Spiel 2014 Preview: Orléans

Posted by James (admin) on September 17th, 2014

Orleans gameOrléans is a new game from dlp games who released the highly-entertaining game Citrus last year.  Orléans combines multiple game mechanics such as bag-building, meeple movement, and worker placement.

Each player has a bag of character tokens (farmers, knights, craftsmen, etc.) and players can add more tokens to their bag during the game.  At the start of each round, players draw some characters from their bag, and each player places them on their player boards in specific combinations to activate actions.  Most actions require 2 or 3 characters, so I can see there will be some tricky choices deciding in which combinations to allocate the drawn characters each turn.  Players can part-fill actions and complete them on a later turn too.

There are lots of different actions to choose from.  Many add a character to your bag and then advance you along the matching track on the central game board which give a benefit – the further along the track you are, the better the benefit.  For example, adding a boatman to your bag advances you along the boatman track which earns you coins.  Adding a knight to your bag also advances you along the knight track which allows you to draw more characters at the start of each round.   Some are a bit different such as adding a trader to your bag allows you to add one of the special action tiles to your player board which you can activate, such as creating goods, or using a boatman character as a craftsman, farmer, or trader.

There is also opportunity for direct interaction between players too.  Some actions allow you to move your merchant (meeple) around the map.  The merchant can move along a road or a river, depending upon which action was activated (each requiring a different mixture of characters), and they gain a goods tile if they pass over one on a route.  Also, you can use an action to build a trading station where your merchant is located, but there can only be one trading station per location so you need to build there before someone else does.

Orleans boxWhen you use an action, the characters used to activate it go back into your bag, so there is a constant recycling of your characters, as well as adding new ones too.  So, this is a bit like deck-building but with tokens being drawn from a bag.  (Another release this year, Hyperborea, has a similar type of mechanic using cubes.)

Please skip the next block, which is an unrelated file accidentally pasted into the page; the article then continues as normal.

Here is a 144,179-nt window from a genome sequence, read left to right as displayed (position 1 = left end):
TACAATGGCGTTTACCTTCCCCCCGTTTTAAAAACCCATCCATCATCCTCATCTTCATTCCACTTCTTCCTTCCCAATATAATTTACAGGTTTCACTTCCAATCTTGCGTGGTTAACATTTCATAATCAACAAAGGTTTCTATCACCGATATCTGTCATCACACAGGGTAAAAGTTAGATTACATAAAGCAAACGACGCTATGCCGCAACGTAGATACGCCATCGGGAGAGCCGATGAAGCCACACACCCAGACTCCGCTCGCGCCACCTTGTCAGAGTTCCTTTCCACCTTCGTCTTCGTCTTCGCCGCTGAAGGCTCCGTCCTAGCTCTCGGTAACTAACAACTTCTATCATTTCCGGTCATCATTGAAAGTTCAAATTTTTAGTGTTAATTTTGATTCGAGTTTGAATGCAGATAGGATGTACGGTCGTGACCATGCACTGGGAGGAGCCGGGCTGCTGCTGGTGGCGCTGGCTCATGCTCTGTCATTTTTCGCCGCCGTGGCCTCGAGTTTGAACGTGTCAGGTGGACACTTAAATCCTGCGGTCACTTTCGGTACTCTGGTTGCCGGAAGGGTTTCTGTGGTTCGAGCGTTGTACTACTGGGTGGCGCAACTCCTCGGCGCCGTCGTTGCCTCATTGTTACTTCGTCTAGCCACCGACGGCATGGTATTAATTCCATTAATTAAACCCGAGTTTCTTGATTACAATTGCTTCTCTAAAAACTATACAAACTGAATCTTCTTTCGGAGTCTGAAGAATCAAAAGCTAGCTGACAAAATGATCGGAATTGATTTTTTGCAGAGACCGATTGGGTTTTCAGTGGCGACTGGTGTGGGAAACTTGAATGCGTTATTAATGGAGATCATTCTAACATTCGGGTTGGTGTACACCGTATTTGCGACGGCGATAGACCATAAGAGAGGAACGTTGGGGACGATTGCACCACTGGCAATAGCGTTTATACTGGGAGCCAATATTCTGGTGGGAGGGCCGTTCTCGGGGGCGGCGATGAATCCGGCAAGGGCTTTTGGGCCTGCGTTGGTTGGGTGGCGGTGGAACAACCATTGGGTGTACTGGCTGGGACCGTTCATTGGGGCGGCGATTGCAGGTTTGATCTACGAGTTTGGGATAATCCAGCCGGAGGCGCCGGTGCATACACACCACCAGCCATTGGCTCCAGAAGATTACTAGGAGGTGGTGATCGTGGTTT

There are a few other game elements too such as a Beneficial Deeds board where any player can permanently place characters to gain a reward, a reward/penalty for having the most/fewest farmers each round, and so on.  At the end of each round, all players resolve the effects of an event tile (drawn at the start of each round) which can be good or bad.  The game ends after 18 rounds and the player with the most Victory Points (VPs) wins.  Players earn VPs for cash, goods, trading stations, and citizen tiles (which are earned by the first player to reach the end of some tracks and reach some other achievements).

Overall, Orléans looks like it contains a lot of different elements which you need to balance in order to score VPs.  Choosing how to allocate your characters will probably be tricky but you’ll also need to decide which actions will work well together.  Gaining lots of one character type will move you a long way up their track to get a large benefit, but it also means you’ll keep drawing lots of that character type from your bag which may make activating lots of actions difficult because they require a mix if character types.  Some of the tracks give you improved abilities such as drawing more characters each turn, and this sort of upgrading reminds me a bit of Hansa Teutonica.  Also, it adds some progression too.

As well as upgrading your abilities (and changing the mix of characters in your bag), gaining extra actions looks interesting too.  Also, one action allows you to effectively ignore one of the characters required for an action (you place a disc to permanently fill-in the chosen character space).  So, it sounds like there are lots of ways you can customise your capabilities, and this means players will each have a slightly different view of the game, which is something I always like.

I definitely want to play this one as it sounds like my kind if medium-weight eurogame with lots of decisions.  You can read more info and the rules on dlp game’s website here: bga.me/orleans

For more Spiel 2014 previews, check out my Spiel 2014 Previews page which lists the games on my radar with links to their previews too.

James.

 

2 Responses to “Spiel 2014 Preview: Orléans”

  1. Jacob Says:

    I’ve read enough of your previews to say you’ve done an amazing job distilling games into something easily accessible to read and understand. I’ve enjoyed reading them all. It’s definitely helped me choose and not choose which games to buy. Thank you very much!

  2. James (admin) Says:

    No problem. Glad to be of help.

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